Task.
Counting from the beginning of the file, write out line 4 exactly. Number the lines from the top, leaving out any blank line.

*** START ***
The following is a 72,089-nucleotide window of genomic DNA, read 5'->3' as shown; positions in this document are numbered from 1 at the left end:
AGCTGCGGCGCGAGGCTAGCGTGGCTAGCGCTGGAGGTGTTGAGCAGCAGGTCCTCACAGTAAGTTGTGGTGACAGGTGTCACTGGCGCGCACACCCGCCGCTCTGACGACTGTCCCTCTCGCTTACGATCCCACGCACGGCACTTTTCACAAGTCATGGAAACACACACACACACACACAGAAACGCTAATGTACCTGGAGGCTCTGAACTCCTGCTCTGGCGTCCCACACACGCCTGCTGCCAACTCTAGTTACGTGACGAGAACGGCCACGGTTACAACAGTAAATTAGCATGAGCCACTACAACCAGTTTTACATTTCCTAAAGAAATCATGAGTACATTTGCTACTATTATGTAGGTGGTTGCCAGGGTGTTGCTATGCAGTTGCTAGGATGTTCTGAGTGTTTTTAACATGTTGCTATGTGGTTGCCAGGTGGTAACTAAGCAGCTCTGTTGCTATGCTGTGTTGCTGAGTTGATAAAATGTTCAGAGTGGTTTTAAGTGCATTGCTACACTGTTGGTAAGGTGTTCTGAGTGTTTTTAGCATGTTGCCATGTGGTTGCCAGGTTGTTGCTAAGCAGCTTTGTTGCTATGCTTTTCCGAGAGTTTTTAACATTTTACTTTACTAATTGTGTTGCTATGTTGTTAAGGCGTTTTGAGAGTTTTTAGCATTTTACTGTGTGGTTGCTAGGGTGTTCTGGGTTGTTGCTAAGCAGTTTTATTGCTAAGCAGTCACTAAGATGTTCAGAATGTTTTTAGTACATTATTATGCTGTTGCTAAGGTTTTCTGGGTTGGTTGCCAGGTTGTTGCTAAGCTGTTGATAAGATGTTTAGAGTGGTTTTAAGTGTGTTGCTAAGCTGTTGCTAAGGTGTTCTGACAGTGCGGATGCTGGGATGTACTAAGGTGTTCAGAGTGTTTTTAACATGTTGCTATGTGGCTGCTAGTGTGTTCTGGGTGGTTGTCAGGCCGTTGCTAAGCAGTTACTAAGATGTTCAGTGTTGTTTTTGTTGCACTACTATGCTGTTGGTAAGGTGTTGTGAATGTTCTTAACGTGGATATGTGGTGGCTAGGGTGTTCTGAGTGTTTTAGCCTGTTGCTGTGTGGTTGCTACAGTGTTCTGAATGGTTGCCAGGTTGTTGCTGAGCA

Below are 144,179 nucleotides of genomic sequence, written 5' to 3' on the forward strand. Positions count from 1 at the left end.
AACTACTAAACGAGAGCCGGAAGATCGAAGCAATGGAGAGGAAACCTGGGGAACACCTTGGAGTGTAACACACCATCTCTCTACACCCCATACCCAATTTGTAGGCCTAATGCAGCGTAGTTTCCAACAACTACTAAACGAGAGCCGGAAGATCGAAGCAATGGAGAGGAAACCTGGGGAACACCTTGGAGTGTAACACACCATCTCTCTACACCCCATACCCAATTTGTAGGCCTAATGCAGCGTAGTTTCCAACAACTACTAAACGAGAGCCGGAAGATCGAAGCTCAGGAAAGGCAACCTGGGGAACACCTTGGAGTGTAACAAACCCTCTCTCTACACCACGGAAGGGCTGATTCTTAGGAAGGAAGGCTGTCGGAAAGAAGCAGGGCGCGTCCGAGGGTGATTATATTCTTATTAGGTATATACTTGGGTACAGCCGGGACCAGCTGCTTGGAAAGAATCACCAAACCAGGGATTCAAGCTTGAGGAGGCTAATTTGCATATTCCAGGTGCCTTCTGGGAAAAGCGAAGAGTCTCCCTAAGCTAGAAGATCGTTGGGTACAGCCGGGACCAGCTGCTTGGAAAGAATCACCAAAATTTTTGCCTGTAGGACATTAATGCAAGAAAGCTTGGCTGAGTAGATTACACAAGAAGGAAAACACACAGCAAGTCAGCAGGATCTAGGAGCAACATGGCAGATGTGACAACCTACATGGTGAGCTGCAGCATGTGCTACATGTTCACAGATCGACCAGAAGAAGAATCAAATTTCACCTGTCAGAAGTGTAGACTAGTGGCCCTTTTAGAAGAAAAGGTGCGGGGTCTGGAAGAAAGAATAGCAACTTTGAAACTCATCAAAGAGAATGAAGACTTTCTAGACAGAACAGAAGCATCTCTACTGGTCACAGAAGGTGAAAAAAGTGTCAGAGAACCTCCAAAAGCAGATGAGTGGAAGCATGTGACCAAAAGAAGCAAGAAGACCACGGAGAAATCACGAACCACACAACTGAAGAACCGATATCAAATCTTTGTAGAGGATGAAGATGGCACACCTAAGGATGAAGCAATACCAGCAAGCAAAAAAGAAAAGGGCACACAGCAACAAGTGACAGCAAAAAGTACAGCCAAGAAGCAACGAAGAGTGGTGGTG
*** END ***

AACTACTAAACGAGAGCCGGAAGATCGAAGCAATGGAGAGGAAACCTGGGGAACACCTTGGAGTGTAACACACCATCTCTCTACACCCCATACCCAATTTGTAGGCCTAATGCAGCGTAGTTTCCAACAACTACTAAACGAGAGCCGGAAGATCGAAGCAATGGAGAGGAAACCTGGGGAACACCTTGGAGTGTAACACACCATCTCTCTACACCCCATACCCAATTTGTAGGCCTAATGCAGCGTAGTTTCCAACAACTACTAAACGAGAGCCGGAAGATCGAAGCTCAGGAAAGGCAACCTGGGGAACACCTTGGAGTGTAACAAACCCTCTCTCTACACCACGGAAGGGCTGATTCTTAGGAAGGAAGGCTGTCGGAAAGAAGCAGGGCGCGTCCGAGGGTGATTATATTCTTATTAGGTATATACTTGGGTACAGCCGGGACCAGCTGCTTGGAAAGAATCACCAAACCAGGGATTCAAGCTTGAGGAGGCTAATTTGCATATTCCAGGTGCCTTCTGGGAAAAGCGAAGAGTCTCCCTAAGCTAGAAGATCGTTGGGTACAGCCGGGACCAGCTGCTTGGAAAGAATCACCAAAATTTTTGCCTGTAGGACATTAATGCAAGAAAGCTTGGCTGAGTAGATTACACAAGAAGGAAAACACACAGCAAGTCAGCAGGATCTAGGAGCAACATGGCAGATGTGACAACCTACATGGTGAGCTGCAGCATGTGCTACATGTTCACAGATCGACCAGAAGAAGAATCAAATTTCACCTGTCAGAAGTGTAGACTAGTGGCCCTTTTAGAAGAAAAGGTGCGGGGTCTGGAAGAAAGAATAGCAACTTTGAAACTCATCAAAGAGAATGAAGACTTTCTAGACAGAACAGAAGCATCTCTACTGGTCACAGAAGGTGAAAAAAGTGTCAGAGAACCTCCAAAAGCAGATGAGTGGAAGCATGTGACCAAAAGAAGCAAGAAGACCACGGAGAAATCACGAACCACACAACTGAAGAACCGATATCAAATCTTTGTAGAGGATGAAGATGGCACACCTAAGGATGAAGCAATACCAGCAAGCAAAAAAGAAAAGGGCACACAGCAACAAGTGACAGCAAAAAGTACAGCCAAGAAGCAACGAAGAGTGGTGGTG